Covered call writing is a basic option strategy that can provide income in flat markets, income and some capital gains in up markets, and a small amount of protection of capital in down markets.
Some advisors became disenchanted with covered writing during the bull market of the 1990s. Even though the strategy performed well relative to bonds, it lagged behind stock market gains. Other advisors have recently become disenchanted because of many instances in which stock prices declined more than call premiums received, and the result was a net loss.
One potential solution to these problems is "rolling covered calls." After reviewing the basics of covered calls, I will explain "rolling" and present two examples of how it might help advisors whose stocks have performed differently than expected. For simplicity, commissions and taxes will not be included in this discussion, but these are important factors to be considered when undertaking any investment.
The covered write position earns a profit at any stock price above $50 which is the break-even point at option expiration. The potential profit in this example is limited to $5 per share which is equal to the $3 rise in stock price from $52 to $55 plus the call premium received of $2. The up-front premium and the lower break-even point are the benefits of covered writing. The negative aspect is that profit potential is limited. Also, the covered writer bears the risk of a significant stock price decline, a situation that can result in a loss.
If the stock price rises above the strike price and assignment has not yet occurred, then a covered writer faces a decision. One alternative is to simply do nothing and wait until the short call is assigned. In that event, the stock will be sold. Another alternative is to buy the short call, to close, and keep the stock. A third alternative is known as "rolling," and this will be discussed next. Finally, it is always an alternative to close the position entirely by repurchasing the call and selling the stock.
The break-even price of the original position is calculated by subtracting the call premium from the stock price, or $52 minus $2, in this example. The break-even price of Position 2 is calculated by adding the net cost of rolling up and out to the original break-even price (50 + 1/2 = 50 1/2).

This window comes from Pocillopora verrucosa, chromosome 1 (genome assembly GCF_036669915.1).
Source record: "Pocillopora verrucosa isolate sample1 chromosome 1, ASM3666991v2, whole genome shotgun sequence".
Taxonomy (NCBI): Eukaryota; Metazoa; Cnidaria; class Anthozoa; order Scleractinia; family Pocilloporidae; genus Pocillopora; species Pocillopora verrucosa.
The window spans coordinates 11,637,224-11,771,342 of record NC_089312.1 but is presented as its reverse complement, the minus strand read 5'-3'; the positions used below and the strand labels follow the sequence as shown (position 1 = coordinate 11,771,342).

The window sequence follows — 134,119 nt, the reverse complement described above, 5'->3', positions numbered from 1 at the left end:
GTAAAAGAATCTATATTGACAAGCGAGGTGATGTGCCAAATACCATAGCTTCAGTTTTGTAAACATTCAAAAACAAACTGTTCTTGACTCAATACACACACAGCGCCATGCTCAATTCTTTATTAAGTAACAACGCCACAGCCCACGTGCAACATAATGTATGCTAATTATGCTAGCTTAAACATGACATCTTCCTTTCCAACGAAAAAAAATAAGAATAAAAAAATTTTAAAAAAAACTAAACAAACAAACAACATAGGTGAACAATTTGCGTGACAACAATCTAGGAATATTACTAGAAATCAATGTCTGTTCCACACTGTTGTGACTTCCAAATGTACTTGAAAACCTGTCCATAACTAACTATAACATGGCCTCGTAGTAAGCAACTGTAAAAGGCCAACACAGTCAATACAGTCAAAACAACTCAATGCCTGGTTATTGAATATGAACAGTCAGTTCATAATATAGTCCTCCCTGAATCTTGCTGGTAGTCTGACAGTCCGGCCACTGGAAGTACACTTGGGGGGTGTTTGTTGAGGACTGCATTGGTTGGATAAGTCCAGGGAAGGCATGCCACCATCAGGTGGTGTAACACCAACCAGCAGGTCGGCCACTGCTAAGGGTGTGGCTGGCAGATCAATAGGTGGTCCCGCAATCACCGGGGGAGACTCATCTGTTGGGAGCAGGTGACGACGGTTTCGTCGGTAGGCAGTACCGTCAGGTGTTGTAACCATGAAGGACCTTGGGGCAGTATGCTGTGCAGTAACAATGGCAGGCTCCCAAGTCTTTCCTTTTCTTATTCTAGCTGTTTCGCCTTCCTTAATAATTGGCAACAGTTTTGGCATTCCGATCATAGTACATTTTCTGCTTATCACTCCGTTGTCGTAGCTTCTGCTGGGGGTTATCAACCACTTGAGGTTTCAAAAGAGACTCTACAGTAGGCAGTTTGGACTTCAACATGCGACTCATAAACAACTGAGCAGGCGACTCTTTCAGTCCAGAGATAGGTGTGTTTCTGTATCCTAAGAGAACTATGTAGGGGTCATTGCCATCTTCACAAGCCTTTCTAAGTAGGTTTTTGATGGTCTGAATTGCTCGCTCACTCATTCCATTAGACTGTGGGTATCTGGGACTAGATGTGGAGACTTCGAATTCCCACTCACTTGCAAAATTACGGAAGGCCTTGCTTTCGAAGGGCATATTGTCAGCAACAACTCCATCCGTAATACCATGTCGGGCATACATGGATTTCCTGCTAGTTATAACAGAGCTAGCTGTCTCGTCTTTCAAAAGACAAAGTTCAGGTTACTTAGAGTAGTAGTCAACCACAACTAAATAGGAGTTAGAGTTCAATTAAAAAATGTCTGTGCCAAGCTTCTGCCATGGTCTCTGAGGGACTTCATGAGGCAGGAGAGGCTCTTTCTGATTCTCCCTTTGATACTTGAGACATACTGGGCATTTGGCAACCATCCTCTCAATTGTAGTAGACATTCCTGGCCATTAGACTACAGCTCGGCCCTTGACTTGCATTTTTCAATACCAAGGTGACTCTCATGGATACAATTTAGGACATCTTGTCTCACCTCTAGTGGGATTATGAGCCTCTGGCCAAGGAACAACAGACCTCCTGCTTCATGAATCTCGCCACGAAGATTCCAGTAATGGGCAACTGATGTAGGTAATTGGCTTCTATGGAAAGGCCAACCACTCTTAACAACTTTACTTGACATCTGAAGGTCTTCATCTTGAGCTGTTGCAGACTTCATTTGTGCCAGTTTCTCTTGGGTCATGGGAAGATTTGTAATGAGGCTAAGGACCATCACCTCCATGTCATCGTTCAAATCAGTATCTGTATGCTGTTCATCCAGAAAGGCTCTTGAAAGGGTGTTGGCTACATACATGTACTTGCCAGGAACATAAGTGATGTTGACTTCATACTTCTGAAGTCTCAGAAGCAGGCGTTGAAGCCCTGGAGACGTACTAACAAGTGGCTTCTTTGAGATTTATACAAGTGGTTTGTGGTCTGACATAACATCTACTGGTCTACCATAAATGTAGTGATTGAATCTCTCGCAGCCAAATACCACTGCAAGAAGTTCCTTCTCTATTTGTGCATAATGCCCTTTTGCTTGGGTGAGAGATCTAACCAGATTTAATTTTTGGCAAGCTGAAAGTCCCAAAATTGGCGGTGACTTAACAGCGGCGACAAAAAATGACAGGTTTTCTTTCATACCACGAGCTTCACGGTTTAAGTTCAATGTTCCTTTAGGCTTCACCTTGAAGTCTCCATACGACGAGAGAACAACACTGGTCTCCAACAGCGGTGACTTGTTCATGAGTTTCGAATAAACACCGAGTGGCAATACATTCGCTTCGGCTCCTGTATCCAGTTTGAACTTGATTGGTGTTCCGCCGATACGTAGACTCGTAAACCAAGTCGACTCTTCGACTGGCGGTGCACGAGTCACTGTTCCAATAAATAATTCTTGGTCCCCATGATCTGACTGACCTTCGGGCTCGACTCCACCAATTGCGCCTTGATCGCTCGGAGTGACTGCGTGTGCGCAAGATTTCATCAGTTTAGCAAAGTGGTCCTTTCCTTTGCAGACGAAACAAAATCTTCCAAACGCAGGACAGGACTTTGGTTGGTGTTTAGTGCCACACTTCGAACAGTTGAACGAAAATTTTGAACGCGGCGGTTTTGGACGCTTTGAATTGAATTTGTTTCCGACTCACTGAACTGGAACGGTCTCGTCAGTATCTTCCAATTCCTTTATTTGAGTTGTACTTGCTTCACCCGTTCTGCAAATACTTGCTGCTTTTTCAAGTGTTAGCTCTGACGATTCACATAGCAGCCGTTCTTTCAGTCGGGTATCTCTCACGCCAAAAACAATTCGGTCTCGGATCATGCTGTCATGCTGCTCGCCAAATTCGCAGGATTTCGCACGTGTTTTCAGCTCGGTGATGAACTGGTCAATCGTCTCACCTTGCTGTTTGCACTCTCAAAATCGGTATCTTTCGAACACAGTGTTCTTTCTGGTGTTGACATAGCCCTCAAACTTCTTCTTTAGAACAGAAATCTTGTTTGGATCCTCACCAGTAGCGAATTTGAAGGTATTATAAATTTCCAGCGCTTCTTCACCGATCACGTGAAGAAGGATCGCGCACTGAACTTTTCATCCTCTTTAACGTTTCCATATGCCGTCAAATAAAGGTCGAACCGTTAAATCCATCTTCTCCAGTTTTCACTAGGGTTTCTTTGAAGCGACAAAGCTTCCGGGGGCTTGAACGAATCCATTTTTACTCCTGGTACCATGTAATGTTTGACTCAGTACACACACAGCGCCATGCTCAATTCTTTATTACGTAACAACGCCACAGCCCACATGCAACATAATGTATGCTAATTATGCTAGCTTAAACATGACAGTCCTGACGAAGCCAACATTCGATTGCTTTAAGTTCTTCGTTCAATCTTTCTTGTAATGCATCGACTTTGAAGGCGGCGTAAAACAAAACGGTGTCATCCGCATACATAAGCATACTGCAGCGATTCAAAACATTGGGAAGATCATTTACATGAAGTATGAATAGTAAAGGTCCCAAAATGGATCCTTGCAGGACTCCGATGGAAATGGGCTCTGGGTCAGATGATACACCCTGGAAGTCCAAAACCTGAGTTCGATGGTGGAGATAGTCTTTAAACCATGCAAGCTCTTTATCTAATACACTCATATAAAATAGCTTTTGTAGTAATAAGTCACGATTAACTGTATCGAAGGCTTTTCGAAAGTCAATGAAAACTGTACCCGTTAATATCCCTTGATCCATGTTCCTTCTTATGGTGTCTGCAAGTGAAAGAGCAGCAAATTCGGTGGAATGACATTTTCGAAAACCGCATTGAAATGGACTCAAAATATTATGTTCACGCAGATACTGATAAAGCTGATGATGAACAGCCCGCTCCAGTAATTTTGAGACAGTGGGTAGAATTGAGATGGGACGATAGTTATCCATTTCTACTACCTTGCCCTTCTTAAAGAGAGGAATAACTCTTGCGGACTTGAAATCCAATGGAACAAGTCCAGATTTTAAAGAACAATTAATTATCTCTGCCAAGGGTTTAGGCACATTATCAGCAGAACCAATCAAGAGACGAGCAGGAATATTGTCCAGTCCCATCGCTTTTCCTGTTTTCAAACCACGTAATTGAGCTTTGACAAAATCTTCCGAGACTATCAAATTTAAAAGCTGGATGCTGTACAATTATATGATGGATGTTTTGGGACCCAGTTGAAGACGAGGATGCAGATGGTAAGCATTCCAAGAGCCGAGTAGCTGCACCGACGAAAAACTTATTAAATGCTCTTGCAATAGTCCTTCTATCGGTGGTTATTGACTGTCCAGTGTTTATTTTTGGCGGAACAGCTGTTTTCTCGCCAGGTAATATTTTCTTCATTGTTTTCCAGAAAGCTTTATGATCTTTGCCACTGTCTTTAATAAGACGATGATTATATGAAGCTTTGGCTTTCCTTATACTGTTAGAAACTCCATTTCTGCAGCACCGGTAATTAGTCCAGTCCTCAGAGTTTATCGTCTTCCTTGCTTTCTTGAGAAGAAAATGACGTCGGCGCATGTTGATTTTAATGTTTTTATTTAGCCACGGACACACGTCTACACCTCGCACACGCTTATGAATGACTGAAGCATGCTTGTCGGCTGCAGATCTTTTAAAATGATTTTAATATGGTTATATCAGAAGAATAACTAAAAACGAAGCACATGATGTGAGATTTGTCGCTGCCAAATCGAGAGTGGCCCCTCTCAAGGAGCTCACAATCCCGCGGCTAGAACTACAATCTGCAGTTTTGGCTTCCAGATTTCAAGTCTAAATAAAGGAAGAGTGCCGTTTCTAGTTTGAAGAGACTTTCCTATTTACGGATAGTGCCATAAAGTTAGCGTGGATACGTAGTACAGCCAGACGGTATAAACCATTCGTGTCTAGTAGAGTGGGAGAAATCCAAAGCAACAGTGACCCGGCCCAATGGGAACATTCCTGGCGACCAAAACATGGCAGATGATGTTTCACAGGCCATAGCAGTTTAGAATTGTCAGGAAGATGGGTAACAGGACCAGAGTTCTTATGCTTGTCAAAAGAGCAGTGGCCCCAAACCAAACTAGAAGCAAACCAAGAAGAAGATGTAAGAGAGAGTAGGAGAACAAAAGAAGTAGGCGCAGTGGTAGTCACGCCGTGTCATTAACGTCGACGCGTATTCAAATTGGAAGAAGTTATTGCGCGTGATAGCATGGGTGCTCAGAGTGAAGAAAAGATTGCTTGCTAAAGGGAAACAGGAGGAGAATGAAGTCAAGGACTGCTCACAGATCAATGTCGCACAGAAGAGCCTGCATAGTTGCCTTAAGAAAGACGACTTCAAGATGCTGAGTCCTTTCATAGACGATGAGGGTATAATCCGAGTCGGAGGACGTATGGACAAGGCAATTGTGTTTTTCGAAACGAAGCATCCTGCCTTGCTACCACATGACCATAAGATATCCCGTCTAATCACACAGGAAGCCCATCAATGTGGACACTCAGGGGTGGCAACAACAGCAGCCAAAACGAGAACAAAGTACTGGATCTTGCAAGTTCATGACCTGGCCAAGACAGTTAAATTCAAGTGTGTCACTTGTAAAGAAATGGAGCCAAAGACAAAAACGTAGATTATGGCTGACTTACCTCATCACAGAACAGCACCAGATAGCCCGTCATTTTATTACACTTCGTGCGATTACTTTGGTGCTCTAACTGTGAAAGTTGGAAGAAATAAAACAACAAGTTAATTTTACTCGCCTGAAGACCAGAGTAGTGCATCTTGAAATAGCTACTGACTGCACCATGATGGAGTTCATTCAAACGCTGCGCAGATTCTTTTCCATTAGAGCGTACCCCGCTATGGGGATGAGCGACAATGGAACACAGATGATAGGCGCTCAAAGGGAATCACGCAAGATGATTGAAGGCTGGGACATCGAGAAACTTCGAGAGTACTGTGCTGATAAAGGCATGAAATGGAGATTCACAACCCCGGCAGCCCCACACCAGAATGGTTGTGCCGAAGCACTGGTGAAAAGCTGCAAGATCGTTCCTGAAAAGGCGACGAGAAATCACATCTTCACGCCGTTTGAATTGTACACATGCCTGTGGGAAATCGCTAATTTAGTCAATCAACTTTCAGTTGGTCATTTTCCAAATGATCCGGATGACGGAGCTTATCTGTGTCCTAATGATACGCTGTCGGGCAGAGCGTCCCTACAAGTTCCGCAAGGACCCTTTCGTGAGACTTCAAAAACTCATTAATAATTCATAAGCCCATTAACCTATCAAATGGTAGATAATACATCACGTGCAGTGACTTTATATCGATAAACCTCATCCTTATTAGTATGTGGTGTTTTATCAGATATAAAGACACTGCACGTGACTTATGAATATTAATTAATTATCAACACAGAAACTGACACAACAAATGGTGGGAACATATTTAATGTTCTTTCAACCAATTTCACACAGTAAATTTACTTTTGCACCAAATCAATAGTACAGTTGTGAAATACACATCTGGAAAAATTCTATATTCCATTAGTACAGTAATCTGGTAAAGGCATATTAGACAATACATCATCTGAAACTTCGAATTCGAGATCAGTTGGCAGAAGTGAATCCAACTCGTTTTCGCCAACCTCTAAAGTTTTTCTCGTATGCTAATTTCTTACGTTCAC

The original maximum profit potential is equal to the difference between the strike price of the call and the break-even price (55 - 50 = 5). The maximum profit potential of Position 2 is the difference between the new strike price and the new break-even price (60 - 50 1/2 = 9 1/2). Note also that rolling out to a June option adds approximately 90 days to the position.
The break-even price of Position 3 is calculated by subtracting the net premium received from the break-even price of the original position (50 - 2 3/8 = 47 5/8). The maximum profit potential of Position 3 is the difference between the new strike price and the new break-even price (50 - 47 5/8 = 2 3/8). Note that, in this example, rolling down and out has preserved the possibility of making a net profit even though the stock was originally purchased at $52. Depending on the size of the stock price decline, such an outcome will not always be possible.
Options are not suitable for every investor. For more information, consult your investment advisor. Prior to buying and selling options, a person must receive a copy of Characteristics and Risks of Standardized Options which is available from your broker or from The Options Clearing Corporation (OCC) by calling 1-888-OPTIONS, or by writing to OCC at One North Wacker Dr. Suite 500, Chicago, IL 60606.
Covered call writing is a basic option strategy that can provide income in flat markets, income and some capital gains in up markets, and a small amount of protection of capital in down markets. Some advisors became disenchanted with covered writing during the bull market of the 1990s. Even though the strategy performed well relative to bonds, it lagged behind stock market gains. Other advisors have